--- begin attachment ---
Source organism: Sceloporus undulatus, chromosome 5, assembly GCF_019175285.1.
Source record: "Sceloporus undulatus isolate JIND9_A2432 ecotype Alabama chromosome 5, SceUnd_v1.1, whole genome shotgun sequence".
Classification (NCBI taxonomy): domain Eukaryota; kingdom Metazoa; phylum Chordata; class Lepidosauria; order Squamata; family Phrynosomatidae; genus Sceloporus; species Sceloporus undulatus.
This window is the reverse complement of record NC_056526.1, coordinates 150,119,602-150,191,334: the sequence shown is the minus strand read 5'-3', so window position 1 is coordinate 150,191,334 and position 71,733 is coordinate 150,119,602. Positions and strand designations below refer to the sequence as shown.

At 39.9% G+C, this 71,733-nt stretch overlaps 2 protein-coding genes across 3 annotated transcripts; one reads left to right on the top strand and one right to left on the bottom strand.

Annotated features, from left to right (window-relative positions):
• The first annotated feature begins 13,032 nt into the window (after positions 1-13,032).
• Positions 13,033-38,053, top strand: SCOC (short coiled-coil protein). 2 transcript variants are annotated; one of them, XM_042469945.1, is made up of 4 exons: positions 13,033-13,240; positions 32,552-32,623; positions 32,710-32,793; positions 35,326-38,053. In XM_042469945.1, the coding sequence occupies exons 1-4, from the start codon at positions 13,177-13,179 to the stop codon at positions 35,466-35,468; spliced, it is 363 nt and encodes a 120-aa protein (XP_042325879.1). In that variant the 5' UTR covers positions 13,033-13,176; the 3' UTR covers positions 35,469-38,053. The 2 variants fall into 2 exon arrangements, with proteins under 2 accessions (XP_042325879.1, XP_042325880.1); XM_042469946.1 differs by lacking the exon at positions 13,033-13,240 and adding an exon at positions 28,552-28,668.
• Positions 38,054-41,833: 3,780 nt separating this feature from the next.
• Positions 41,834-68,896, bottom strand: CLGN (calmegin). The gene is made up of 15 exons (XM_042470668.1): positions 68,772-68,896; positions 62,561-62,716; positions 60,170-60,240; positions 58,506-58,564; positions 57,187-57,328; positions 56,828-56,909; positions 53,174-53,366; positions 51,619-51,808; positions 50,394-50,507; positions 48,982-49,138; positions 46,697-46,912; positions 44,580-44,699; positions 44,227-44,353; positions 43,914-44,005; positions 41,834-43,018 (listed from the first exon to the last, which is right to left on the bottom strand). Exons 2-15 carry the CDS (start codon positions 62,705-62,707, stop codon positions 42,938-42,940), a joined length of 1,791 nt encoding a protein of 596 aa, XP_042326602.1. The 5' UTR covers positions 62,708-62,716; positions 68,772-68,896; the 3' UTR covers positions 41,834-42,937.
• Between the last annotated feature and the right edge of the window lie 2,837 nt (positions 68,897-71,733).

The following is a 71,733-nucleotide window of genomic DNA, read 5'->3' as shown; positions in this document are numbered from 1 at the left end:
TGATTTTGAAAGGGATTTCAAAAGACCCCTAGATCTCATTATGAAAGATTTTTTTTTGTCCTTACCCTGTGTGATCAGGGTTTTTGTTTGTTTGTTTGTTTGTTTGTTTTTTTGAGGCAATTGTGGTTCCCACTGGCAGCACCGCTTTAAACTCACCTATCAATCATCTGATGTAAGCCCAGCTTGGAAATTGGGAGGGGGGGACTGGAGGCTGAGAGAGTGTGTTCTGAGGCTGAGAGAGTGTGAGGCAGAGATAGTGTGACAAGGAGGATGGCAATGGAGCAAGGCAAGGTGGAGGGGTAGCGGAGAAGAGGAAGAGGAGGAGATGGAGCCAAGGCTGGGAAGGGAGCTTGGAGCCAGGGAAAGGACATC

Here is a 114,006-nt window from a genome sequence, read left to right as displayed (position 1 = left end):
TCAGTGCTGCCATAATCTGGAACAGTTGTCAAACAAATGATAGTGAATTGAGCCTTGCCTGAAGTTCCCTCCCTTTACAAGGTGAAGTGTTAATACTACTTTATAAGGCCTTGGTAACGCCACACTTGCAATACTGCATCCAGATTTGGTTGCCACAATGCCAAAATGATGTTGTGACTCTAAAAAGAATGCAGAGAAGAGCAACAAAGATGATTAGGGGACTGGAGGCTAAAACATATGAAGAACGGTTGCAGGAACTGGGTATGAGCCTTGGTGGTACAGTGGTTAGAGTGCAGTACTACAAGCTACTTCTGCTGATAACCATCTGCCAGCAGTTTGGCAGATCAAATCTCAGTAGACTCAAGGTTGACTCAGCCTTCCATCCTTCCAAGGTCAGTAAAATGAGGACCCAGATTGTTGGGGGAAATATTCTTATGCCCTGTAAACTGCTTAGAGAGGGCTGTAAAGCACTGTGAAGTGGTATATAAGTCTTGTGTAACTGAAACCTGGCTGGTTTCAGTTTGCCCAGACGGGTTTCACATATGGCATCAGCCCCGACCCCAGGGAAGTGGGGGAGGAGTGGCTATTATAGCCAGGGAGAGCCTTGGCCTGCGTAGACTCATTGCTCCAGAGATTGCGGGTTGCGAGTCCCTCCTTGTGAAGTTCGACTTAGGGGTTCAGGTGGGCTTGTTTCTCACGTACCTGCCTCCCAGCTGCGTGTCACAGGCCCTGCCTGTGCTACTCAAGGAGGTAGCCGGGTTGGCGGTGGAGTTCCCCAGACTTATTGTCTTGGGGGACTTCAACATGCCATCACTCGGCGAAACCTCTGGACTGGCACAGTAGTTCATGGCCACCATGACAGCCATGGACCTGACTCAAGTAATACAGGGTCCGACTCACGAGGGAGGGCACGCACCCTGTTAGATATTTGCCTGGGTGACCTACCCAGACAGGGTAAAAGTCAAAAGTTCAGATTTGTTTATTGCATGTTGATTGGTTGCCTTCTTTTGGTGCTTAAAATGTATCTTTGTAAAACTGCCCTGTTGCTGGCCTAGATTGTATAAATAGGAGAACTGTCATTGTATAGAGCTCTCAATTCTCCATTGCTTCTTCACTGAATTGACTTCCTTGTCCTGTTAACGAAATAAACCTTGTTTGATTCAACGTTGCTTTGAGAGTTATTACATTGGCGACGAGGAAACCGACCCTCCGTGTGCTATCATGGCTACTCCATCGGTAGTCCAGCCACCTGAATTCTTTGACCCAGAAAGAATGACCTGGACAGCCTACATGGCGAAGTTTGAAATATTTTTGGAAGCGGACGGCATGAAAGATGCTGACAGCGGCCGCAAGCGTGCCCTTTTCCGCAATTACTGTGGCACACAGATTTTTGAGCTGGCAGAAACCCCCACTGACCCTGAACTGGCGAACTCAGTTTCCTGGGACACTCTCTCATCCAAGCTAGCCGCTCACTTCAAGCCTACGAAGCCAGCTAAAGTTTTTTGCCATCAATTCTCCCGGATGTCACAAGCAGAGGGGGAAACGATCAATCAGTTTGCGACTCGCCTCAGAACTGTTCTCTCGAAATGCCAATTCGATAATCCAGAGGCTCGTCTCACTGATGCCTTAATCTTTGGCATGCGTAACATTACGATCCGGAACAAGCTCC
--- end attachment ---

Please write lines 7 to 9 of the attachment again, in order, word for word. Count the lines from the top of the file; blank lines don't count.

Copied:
• The first annotated feature begins 13,032 nt into the window (after positions 1-13,032).
• Positions 13,033-38,053, top strand: SCOC (short coiled-coil protein). 2 transcript variants are annotated; one of them, XM_042469945.1, is made up of 4 exons: positions 13,033-13,240; positions 32,552-32,623; positions 32,710-32,793; positions 35,326-38,053. In XM_042469945.1, the coding sequence occupies exons 1-4, from the start codon at positions 13,177-13,179 to the stop codon at positions 35,466-35,468; spliced, it is 363 nt and encodes a 120-aa protein (XP_042325879.1). In that variant the 5' UTR covers positions 13,033-13,176; the 3' UTR covers positions 35,469-38,053. The 2 variants fall into 2 exon arrangements, with proteins under 2 accessions (XP_042325879.1, XP_042325880.1); XM_042469946.1 differs by lacking the exon at positions 13,033-13,240 and adding an exon at positions 28,552-28,668.
• Positions 38,054-41,833: 3,780 nt separating this feature from the next.